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Ludwig Mies van der Rohe

Architect, Educator, and Furniture Designer, Ludwig Mies van der Rohe is widely recognized for his revolutionary approach to creating spectacular designs and developing a modern aesthetic known as the International Style. Mies is recognized worldwide as a pioneer in modernistic architecture and design.

Born in Aachen, Germany, he was named Maria Ludwig Michael Mies; however, he adopted his mother’s surname van der Rohe when he established himself as an architect. Mies was the son and apprentice of a master stonemason. After working with his father, Mies sketched designs for several Aachen architecture firms. In 1905 Mies moved to Berlin where he joined interior designer, Bruno Paul and worked for him a few years, building his first house in Germany. His talent captured the interest of Peter Behrens; joining his studio in 1908 and where iconic architects such as Le Corbusier and Walter Gropius had once too worked.

Mies’ talent was notable and led to commissions to design and build homes in Germany. He joined the Friedrichstrasse office building competition and created an innovative design which consisted of glass and steel, violating the rules of the contest and failing to achieve the first place or any mention at all. Towards the end of the 1920s, Mies met with Le Corbusier and contracted several European architects in Stuttgart Germany, where they worked together with Mies as the artistic director of the construction and design of twenty-one houses and apartment buildings denominated the Weissenhof Estate. Mies designed the Afrikanischestrasse Apartments in Berlin and the Barcelona Pavillion for which he created one of his most iconic furniture pieces, the Barcelona Chair. Mies continued designing modern and minimalist furniture, and in the 1930’s he was appointed as the director of the Bauhaus experimental art and design German school, which he led until 1933 when it was forced to close under Nazi Regime pressure.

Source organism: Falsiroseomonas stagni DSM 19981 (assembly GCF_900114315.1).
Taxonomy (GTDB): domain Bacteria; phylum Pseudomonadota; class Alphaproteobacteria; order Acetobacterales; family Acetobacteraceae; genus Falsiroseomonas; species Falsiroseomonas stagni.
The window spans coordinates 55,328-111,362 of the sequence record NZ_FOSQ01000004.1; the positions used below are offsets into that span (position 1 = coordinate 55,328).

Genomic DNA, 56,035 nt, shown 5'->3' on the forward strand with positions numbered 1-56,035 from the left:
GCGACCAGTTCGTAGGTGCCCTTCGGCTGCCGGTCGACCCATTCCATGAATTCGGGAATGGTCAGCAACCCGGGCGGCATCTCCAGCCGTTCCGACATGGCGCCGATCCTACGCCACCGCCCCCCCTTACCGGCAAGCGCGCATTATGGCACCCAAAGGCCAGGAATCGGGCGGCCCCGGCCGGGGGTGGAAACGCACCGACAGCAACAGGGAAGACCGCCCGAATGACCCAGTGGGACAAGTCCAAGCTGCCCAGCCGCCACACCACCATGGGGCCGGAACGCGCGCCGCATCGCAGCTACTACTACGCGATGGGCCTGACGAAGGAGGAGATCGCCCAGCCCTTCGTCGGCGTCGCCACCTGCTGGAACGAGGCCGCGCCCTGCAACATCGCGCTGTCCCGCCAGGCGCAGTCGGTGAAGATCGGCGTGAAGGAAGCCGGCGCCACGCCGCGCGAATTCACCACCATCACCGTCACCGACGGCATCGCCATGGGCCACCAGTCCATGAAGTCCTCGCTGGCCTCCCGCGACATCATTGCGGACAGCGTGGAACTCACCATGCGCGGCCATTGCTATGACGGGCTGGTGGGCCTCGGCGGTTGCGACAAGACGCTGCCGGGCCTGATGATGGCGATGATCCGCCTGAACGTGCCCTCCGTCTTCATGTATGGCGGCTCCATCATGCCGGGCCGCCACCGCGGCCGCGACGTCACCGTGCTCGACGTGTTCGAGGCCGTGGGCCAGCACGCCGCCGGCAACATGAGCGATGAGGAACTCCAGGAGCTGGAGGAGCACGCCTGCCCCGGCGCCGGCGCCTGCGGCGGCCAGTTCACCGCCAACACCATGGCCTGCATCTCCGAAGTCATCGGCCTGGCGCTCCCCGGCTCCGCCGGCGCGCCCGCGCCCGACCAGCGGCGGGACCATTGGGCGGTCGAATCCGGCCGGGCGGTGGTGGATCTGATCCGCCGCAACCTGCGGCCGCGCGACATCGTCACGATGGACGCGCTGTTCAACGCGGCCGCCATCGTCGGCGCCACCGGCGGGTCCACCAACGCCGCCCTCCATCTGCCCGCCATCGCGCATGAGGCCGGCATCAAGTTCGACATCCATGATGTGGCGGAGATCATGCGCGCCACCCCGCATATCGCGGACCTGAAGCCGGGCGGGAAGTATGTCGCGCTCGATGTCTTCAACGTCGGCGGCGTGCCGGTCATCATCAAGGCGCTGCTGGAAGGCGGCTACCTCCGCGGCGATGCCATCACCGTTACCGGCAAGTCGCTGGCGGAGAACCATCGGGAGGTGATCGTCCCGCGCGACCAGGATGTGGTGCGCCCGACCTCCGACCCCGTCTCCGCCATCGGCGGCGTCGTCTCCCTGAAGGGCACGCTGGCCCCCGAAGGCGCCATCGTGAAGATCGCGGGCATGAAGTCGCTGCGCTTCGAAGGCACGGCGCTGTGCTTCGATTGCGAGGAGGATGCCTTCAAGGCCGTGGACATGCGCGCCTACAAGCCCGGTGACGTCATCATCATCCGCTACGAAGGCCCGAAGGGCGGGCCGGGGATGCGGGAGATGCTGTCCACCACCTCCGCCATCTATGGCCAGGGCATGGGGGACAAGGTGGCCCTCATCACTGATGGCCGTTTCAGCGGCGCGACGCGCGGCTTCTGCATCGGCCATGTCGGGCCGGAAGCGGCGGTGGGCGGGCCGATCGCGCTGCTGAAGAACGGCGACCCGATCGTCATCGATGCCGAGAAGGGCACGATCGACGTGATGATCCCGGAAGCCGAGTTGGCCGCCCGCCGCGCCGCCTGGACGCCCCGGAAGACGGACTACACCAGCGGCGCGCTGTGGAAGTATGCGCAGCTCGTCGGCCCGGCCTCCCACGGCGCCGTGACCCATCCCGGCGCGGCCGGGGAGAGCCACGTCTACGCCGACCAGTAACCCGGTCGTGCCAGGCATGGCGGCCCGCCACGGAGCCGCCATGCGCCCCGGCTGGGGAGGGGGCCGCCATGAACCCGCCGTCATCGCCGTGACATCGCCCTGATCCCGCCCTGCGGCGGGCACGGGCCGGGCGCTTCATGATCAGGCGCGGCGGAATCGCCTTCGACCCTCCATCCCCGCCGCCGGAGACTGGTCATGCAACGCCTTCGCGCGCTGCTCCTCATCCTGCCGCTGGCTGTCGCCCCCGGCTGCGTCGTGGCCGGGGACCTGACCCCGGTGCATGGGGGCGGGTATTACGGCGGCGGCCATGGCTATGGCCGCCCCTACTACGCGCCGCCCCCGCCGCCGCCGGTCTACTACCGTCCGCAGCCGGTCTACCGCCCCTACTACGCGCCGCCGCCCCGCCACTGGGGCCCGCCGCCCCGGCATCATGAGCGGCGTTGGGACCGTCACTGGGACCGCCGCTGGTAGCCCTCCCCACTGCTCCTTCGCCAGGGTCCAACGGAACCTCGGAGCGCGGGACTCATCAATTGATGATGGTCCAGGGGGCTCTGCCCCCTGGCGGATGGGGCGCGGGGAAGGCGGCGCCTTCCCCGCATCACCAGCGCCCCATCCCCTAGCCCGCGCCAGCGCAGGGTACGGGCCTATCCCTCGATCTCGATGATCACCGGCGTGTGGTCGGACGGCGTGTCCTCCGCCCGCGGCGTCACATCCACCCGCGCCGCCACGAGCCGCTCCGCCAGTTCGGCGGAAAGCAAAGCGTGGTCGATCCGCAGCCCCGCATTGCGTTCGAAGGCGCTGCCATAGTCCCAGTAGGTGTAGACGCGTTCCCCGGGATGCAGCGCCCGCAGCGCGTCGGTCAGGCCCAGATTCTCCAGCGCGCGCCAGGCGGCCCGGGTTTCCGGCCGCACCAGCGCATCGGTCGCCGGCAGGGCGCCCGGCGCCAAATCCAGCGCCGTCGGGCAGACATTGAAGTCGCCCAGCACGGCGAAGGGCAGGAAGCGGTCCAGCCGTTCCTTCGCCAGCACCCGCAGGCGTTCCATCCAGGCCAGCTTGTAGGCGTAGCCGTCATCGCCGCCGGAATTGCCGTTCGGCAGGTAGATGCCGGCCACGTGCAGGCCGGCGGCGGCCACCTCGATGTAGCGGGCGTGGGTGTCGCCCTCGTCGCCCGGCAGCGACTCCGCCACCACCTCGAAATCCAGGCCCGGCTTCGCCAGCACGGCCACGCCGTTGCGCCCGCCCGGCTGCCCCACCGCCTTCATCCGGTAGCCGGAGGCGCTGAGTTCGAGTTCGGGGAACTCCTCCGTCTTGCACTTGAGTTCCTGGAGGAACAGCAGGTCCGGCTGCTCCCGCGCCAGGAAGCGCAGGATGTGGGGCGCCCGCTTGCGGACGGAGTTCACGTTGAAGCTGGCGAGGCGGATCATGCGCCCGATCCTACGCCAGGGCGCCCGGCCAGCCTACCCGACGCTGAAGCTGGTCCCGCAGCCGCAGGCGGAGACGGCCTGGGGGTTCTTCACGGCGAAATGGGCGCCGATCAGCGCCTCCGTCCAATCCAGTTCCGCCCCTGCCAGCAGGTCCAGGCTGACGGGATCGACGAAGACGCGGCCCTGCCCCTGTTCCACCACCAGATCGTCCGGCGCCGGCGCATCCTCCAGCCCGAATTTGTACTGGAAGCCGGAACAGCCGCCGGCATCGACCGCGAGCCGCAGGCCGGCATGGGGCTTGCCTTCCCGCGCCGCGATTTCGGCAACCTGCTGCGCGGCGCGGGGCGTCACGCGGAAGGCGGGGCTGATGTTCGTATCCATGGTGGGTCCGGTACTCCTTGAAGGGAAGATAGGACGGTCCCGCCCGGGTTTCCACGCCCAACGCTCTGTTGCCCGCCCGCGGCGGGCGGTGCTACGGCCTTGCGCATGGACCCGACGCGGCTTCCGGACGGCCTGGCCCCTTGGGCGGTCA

At the end of the 1930s, Mies emigrated to the United States, where the Armour Institute in Chicago had lost its director Earl Reed, and they were in search of a new architect to lead the institute. Mies was named the director of the Department of Architecture, a position he held for twenty years. During those years, his first American construction was the Minerals and Metals building followed by the Alumni Hall, the Wishnick Hall, the Perlstein Hall, the Robert F. Carr Memorial Chapel of St. Savior and the S.R Crown Hall, all of them part of the Illinois Institute of Technology as Mies’ commission to redesign the IIT Campus.
After retiring from the IIT, Mies went from building modern houses, apartment towers, and academic buildings to the Martin Luther King Jr. Memorial library and museums. One of the museums being the Neue Nationalgalerie in Berlin which allowed him to return to the city where he started his career. It was completed one year before Mies’ death.
Mies van der Rohe believed in a minimalist, balanced and revolutionary aesthetic, defining modern architecture and giving a new meaning to the term Mid-Century Modern. Many of his buildings still stand today and his furniture designs still collected amongst enthusiasts. His posthumous fame is a testament to his success and raw talent as an architect and designer.

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